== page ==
Transistorization is a fact of life on Earth. Over the last 500 years, concerns regarding tasks that were once seen as time-intensive, or were deemed dangerous or impossible due to limitations based on distance, have all but disappeared. The computers of the 1950s now fit in the palm of your hand and operate at twice the speed. Jules Verne wrote the novel Around The World In 80 Days in 1873, not realizing that in the future, we could do it by commercial airliner in about 48 hours.
Getting to this point in the Great Human Interchange wasn’t easy. Computer makers have come and gone, planes have crashed, Pintos have exploded, and don’t even get me started on the Yugo.
In the realm of our health care delivery system, we find ourselves on the brink of one such innovation (with the forceful assistance of government incentives) with the proliferation of electronic medical records (EMR). While the positives of such a system, with regard to portability, simplicity and legibility, holds great promise, the dangers of such a system are becoming apparent with regard to audit risk.
The term “cloning” has popped up in the world of chart auditing since the dawn of the EMR. In an attempt to shorten the training time involved with perfecting the use of an electronic record, physicians are becoming comfortable with one template for documenting patient visits. As a result, doctors have developed the dangerous habit of repeating the same portions of a medical record verbatim across multiple patients.
For a moment, I challenge the reader to think about this fact and juxtapose it with the audit landscape developing in front of us. It used to be that if an insurer wanted to review records on a given charge, the entity would request one record and judge it on its own merits.
This way of auditing is now the exception rather than the norm. In the RAC universe, if you are a solo practitioner, ten charts can be requested every 45 days. In addition, under the RAC statement of work, the contractors are allowed to use extrapolation methods once an error is uncovered. Apply these auditing trends to cloned documentation of services, and the repayments will add up at a rate that endangers the practice.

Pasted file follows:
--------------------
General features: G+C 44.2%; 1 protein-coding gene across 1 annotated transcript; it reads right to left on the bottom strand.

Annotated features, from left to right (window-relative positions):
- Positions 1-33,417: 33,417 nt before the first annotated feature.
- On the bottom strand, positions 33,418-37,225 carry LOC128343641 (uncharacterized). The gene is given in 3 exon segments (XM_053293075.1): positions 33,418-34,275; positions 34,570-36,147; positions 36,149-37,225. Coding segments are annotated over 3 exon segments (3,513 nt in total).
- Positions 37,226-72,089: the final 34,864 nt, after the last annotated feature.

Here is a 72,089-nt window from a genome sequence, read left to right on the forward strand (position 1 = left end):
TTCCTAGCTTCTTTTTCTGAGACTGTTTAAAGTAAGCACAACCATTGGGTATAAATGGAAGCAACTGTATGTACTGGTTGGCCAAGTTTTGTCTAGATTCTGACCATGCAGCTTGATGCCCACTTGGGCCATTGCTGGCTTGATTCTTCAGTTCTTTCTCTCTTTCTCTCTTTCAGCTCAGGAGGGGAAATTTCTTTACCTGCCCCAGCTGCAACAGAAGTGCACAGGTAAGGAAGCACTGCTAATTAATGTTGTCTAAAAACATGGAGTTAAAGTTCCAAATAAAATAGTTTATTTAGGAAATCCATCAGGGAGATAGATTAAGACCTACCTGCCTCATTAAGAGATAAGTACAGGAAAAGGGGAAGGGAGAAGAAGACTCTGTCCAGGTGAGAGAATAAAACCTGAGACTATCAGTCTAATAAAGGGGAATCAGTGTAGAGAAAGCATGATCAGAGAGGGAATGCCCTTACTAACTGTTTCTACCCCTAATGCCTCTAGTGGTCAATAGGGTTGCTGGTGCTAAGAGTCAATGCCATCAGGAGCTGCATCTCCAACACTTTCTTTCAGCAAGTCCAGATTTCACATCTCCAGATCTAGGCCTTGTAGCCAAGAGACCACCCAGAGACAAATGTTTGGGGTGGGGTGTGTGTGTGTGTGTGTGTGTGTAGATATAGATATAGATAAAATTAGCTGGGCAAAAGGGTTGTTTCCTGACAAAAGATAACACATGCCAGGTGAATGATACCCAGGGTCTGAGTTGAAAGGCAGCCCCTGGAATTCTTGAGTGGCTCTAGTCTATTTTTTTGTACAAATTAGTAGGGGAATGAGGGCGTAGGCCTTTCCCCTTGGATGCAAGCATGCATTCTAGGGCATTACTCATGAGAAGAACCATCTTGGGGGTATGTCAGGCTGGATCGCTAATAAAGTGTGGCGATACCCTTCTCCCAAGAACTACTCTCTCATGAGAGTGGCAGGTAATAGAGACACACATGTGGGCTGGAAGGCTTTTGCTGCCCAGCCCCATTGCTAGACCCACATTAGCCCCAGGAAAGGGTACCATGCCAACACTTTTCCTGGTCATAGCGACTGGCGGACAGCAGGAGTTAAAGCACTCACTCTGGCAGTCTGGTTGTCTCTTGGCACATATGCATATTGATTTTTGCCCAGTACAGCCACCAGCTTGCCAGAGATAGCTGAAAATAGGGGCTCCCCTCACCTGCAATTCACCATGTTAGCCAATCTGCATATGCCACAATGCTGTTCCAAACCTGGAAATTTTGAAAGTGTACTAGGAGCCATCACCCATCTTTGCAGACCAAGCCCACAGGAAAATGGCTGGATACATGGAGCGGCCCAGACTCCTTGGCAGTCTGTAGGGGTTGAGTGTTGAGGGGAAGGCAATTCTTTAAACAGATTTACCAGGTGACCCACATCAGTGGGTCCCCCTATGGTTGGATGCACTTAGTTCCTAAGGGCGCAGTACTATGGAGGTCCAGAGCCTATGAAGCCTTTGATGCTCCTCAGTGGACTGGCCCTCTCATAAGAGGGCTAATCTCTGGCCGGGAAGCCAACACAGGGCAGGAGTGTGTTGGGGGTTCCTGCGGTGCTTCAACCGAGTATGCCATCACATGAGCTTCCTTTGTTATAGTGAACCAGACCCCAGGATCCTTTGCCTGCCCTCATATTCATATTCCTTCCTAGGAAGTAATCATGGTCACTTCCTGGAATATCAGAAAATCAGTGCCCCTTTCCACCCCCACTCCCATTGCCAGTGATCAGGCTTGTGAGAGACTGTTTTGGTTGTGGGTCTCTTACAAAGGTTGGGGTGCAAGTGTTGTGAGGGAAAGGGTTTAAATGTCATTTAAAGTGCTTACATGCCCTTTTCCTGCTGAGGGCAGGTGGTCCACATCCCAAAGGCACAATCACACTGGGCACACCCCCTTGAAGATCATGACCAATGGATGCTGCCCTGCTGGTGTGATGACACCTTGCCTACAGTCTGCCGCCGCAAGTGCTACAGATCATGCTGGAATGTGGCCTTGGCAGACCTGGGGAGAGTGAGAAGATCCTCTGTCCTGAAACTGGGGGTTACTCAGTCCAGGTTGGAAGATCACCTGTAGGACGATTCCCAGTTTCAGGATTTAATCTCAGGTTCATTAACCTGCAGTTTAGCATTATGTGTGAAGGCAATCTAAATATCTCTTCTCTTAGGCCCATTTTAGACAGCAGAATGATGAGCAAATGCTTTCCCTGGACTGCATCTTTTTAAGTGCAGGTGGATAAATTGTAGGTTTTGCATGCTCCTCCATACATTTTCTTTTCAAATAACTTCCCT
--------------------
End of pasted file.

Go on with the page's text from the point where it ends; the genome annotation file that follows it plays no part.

The one intangible during the implementation of an EMR is clinical judgment. There isn’t a medical record in existence that can accurately reflect clinical judgment in the absence of physician input. The moments that count for an EMR are in the beginning stages of use. An investment of time at the front end into building multiple templates based on patient condition will bring the peace of mind that comes from reduced audit risk. The unexpected bonus is that the provider will end up creating a medical record that will provide an actual record of clinical assessment, rather than a record with manufactured bullets full of facts that have been created to fit a narrative.
With the proliferation of technology comes an accompanying wad of useless information that is easily shared. Yet no information is more important than a patient’s medical records. One size does not and cannot fit all. The clinical and financial implications are simply too important to simplify a medical record to one template.
The RAConteur will not appear in this space next week, as I embark on my own version of an around-the-world tour by driving from Milwaukee to St. John’s, Newfoundland, Canada and back. Look for the next posting on Wednesday, August 10th.